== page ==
Just the name and minor differences. The purpose of all forms of meditation is to release the identification with mind, by witnessing mind and all its rising/falling phenomena (includes thoughts, desires, judgments, emotions, body sensations, etc.) and therefore noticing that the empty awareness doing the witnessing is not mind, just still, undisturbable, pure Awareness. Continued witnessing (Sakshi) in this way helps us abide in our true Identity (Vasati) allowing everything to be as it is.
Vipassana means deeply examining anything (including body and/or mind) down to it’s most fundamental component or nature, so as to see into the true nature of reality. If you examine mind & body closely enough, you come to see it as mere transitory phenomena, while simultaneously noticing that which is seeing it, that which is doing the examining or observing, is not transitory, but always there, the non-born, non-dying Awareness. So this insight would have you arrive at the same place as Sakshi Vasati.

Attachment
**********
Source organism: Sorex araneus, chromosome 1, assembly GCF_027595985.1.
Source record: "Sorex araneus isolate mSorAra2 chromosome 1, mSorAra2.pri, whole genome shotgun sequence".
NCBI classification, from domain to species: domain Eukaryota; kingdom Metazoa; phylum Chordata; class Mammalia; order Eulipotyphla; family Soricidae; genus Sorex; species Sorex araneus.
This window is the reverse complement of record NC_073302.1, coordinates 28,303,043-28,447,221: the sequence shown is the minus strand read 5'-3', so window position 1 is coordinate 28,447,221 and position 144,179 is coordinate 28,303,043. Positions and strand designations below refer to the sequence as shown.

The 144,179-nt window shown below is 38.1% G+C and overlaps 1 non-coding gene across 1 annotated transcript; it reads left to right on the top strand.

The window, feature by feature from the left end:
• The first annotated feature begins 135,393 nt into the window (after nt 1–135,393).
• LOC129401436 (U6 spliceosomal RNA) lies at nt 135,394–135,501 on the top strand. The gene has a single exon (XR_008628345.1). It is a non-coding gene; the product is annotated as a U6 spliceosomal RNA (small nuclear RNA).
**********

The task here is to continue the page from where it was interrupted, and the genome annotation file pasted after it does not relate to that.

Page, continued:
As I have said many times, meditation and the insights and experiences we have in meditation is very ‘personal.’ Although there are specific steps or guidelines to each approach, and various descriptions of the ‘states’ you might encounter or the insights that may be revealed, once you start meditating regularly and deeply, the journey will be totally your own, and you will likely alter the approach a little or a lot to suit your own temperament and your own particular experiences.
So you can start with Sakshi Vasati or Vipassana, or any other of the many forms of meditation, knowing that once you become a very regular, adept meditator, you will make it your own.